The African Continental Free Trade Area (AfCFTA) is now a low hanging fruit but the political will is now what’s left for it to be a success. It has been almost two months since the AfCFTA agreement became effective on January 1 this year.
According to United Nations Economic Commission for Africa (ECA) estimates, the AfCFTA is expected to increase Africa’s industrial exports by more than 50% over a period of 12 years.
Senior Expert and Advisor, Customs at AU Commission Willie Shumba told a Zimbabwe Economic Society monthly virtual meeting entitled, ‘AfCFTA: Opportunities & Challenges for Zimbabwe’ that trade is a powerful engine for economic growth and development.
However, Africa’s role in the global trade market has been providing raw commodities in exchange of manufactured goods, thereby capturing a minimal 3% of the global share of trade. In addition intra-Africa trade is just 15% of its total trade, compared with 19% intra-regional trade in Latin America, 51% in Asia, 54% in North America and 70% in Europe.
“The low level of intra-African trade can change if Africa effectively addresses supply side constraints and weak productive capacities, infrastructural bottlenecks, trade information networks, access to finance for traders and other economic operators, trade facilitation and trade in services and free movement of people,” he said.
The AfCFTA seeks to combine the economies of 55 African states under a pan-African free trade area comprising 1.35 billion people in a market with a combined GDP of $3.4 trillion.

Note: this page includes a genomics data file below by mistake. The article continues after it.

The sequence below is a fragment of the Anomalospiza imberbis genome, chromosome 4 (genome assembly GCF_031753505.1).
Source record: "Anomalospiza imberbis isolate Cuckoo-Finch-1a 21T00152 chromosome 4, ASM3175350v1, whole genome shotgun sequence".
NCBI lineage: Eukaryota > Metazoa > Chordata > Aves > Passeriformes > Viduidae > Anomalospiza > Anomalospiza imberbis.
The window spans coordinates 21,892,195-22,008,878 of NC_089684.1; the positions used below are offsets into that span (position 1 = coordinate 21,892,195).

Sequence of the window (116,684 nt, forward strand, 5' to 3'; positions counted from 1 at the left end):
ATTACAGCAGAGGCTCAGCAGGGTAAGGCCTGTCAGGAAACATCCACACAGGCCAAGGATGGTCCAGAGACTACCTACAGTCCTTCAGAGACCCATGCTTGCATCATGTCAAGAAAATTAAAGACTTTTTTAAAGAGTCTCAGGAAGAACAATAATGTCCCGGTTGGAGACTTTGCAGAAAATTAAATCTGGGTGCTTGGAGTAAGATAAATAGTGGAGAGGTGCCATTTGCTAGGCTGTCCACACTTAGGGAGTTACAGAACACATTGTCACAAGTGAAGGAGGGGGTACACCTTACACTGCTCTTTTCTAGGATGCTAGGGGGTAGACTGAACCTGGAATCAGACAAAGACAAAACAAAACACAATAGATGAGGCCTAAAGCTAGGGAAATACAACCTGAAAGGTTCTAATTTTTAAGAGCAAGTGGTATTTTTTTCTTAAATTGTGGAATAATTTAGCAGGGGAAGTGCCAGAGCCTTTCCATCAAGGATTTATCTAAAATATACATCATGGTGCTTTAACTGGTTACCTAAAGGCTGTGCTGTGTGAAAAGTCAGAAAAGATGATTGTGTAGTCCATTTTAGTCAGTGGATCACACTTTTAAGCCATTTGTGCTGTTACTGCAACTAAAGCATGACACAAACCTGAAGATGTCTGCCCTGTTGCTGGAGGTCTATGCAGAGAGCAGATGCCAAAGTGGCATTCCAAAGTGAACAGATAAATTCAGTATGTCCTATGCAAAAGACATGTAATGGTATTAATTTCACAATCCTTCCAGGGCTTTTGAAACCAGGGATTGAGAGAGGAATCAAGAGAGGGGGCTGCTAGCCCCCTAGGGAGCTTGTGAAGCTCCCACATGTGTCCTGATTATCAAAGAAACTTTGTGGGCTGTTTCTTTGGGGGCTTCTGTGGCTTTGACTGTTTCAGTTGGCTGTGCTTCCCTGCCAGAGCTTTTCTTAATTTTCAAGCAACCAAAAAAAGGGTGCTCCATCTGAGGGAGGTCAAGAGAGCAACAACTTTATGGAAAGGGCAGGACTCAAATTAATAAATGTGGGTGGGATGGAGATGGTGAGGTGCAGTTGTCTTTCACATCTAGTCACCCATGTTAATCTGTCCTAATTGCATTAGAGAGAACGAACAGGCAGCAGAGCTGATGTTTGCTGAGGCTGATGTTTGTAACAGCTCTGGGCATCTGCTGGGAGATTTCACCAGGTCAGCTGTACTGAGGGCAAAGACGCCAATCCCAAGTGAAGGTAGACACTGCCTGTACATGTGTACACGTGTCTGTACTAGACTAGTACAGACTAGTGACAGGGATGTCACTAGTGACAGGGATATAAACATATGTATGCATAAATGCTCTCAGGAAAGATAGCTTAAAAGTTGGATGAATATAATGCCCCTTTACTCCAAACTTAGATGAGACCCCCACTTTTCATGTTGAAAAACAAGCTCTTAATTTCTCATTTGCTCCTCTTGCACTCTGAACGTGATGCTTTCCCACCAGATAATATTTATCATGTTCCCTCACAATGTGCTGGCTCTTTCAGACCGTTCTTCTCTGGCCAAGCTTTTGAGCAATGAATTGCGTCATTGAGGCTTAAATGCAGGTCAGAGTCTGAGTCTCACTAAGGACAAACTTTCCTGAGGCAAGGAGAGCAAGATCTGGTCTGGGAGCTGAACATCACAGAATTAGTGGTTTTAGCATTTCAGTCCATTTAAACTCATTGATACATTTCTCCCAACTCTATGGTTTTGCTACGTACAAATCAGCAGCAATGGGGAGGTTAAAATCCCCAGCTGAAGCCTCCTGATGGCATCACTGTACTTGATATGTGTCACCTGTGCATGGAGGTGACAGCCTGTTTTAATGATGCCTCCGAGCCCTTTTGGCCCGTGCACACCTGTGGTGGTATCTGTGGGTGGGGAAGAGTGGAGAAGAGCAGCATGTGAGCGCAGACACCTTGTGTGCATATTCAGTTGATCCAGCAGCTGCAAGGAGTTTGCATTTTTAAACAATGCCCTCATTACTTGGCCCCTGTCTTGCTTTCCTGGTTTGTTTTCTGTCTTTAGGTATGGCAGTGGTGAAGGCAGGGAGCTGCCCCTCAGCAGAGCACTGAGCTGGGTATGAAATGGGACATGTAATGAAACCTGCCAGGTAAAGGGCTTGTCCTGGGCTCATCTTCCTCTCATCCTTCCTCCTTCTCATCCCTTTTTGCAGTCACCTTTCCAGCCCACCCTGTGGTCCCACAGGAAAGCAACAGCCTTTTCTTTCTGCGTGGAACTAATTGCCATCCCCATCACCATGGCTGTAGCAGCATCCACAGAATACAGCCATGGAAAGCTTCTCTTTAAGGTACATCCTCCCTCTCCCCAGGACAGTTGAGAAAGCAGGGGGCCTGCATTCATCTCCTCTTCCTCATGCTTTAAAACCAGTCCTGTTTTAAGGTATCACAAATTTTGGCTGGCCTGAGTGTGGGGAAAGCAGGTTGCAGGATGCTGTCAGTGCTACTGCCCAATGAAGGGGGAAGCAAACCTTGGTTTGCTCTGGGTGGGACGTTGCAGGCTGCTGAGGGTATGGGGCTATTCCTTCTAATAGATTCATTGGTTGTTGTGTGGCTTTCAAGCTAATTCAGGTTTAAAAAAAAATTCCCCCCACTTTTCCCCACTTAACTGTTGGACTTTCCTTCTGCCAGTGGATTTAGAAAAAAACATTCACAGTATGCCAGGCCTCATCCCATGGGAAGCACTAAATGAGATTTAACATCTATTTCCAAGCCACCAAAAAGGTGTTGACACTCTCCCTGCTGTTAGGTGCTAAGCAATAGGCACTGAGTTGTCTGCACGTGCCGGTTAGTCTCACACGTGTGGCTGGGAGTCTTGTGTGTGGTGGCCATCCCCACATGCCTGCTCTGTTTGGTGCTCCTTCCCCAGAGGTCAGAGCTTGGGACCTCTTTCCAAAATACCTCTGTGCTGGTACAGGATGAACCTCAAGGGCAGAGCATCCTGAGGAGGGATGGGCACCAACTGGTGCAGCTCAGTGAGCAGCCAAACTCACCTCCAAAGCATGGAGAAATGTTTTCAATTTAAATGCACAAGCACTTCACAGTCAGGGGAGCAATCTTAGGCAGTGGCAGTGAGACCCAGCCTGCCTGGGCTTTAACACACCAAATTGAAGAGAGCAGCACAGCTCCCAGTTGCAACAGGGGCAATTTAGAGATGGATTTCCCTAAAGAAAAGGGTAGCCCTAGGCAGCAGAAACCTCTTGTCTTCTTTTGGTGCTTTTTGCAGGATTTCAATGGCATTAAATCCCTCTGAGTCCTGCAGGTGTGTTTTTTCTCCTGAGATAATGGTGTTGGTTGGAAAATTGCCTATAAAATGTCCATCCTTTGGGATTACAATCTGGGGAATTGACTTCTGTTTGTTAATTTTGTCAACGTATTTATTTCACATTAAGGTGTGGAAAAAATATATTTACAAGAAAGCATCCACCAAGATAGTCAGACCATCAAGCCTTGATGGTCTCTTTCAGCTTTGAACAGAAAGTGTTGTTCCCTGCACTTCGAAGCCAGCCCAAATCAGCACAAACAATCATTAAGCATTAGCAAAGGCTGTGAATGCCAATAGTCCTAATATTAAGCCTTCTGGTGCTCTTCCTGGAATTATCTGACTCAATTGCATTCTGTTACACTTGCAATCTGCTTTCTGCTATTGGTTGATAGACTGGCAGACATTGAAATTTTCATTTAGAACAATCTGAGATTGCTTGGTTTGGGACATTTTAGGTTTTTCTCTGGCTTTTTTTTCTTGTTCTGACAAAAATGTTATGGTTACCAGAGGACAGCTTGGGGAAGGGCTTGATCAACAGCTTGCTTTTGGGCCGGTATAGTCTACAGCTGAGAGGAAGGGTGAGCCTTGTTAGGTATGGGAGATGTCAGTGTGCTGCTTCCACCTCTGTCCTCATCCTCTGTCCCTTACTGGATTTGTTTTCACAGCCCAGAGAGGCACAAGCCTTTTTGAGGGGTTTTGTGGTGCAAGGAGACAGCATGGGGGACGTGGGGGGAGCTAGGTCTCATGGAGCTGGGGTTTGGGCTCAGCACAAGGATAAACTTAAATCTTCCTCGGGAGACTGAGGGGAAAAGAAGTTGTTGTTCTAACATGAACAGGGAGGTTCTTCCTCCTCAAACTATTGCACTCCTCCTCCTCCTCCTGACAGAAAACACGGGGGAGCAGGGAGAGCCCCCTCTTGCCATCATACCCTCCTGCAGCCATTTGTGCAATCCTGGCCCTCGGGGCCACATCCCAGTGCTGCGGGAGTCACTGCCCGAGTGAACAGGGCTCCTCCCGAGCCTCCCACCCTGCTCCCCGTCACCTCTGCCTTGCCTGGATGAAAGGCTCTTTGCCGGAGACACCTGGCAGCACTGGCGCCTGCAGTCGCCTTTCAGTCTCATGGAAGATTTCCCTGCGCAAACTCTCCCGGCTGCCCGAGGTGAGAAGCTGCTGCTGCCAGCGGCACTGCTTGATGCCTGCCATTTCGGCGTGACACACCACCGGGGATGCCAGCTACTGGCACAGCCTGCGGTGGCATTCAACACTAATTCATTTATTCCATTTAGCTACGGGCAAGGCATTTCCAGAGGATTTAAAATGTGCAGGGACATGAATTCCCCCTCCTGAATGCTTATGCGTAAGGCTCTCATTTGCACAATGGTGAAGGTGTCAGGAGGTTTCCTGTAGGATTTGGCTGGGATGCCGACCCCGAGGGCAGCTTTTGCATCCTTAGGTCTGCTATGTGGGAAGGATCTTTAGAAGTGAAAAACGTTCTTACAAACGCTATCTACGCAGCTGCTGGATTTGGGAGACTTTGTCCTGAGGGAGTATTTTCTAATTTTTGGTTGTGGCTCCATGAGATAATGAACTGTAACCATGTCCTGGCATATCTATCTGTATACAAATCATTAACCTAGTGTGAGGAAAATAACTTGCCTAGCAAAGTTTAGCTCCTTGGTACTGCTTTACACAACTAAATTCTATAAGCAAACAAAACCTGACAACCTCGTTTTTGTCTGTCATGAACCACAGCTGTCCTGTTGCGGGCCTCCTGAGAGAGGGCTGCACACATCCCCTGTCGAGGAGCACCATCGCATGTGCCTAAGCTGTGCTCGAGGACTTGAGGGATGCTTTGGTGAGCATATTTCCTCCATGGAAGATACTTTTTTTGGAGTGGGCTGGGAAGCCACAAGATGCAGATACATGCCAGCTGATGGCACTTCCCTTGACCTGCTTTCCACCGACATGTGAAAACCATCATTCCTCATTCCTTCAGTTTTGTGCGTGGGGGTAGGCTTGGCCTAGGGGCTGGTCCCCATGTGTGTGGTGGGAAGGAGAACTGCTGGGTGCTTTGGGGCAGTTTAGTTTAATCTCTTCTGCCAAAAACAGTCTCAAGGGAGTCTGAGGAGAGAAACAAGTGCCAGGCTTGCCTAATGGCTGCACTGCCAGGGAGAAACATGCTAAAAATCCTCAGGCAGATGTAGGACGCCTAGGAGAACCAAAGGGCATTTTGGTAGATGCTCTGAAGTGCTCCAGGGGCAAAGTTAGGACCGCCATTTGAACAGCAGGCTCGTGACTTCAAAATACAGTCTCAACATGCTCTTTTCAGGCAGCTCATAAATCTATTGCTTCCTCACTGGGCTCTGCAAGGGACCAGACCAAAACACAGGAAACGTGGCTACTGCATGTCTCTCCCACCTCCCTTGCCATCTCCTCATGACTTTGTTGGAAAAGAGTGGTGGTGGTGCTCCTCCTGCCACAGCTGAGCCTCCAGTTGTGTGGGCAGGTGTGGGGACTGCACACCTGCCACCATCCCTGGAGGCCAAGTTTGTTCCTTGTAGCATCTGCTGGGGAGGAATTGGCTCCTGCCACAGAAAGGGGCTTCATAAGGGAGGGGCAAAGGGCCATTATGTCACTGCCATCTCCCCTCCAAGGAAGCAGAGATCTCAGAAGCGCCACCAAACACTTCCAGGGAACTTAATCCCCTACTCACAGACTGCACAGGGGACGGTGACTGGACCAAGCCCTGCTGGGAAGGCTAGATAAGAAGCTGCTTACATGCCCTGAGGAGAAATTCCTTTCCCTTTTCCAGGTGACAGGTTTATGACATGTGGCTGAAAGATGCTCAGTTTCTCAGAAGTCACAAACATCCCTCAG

In February 2019, National Assembly Speaker Jacob Mudenda told a workshop on AfCFTA that while trade is the biggest driver of economic growth, there is need for the country to make use of the treaty as it will support economic diversification, industrialization and development.
At that time the treaty was yet to be ratified by the southern African nation seven years after its signing. But as at 22 February 2021, 36 countries including Zimbabwe had ratified to the agreement.
Mudenda said the key to the ratification was political will.
“This is very important because if we are not inclusive in our approach to this free trade agreement, there might be some discord. If we do not gear ourselves up for this economic integration process, Zimbabwe will lose out on this palpable and extensive continental market. Therefore it is necessary that a National Consultative Framework to be established, must embrace business, labour, government and civil society organisations.”
The AfCFTA will initially focus on five sectors for trade in services, namely, transport, communication and banking as well as tourism and business services. The next step is to negotiate and agree on the levels of market opening in those services sectors, which means Africa can have an integrated services market covering those areas.
This is a priority for Africa because services contribute on average to over 50% of national outputs and more than 60% of value addition on raw materials, create three other jobs for every one job, constitute essential social services, and equip enterprises and economies to benefit from the fourth industrial revolution – Harare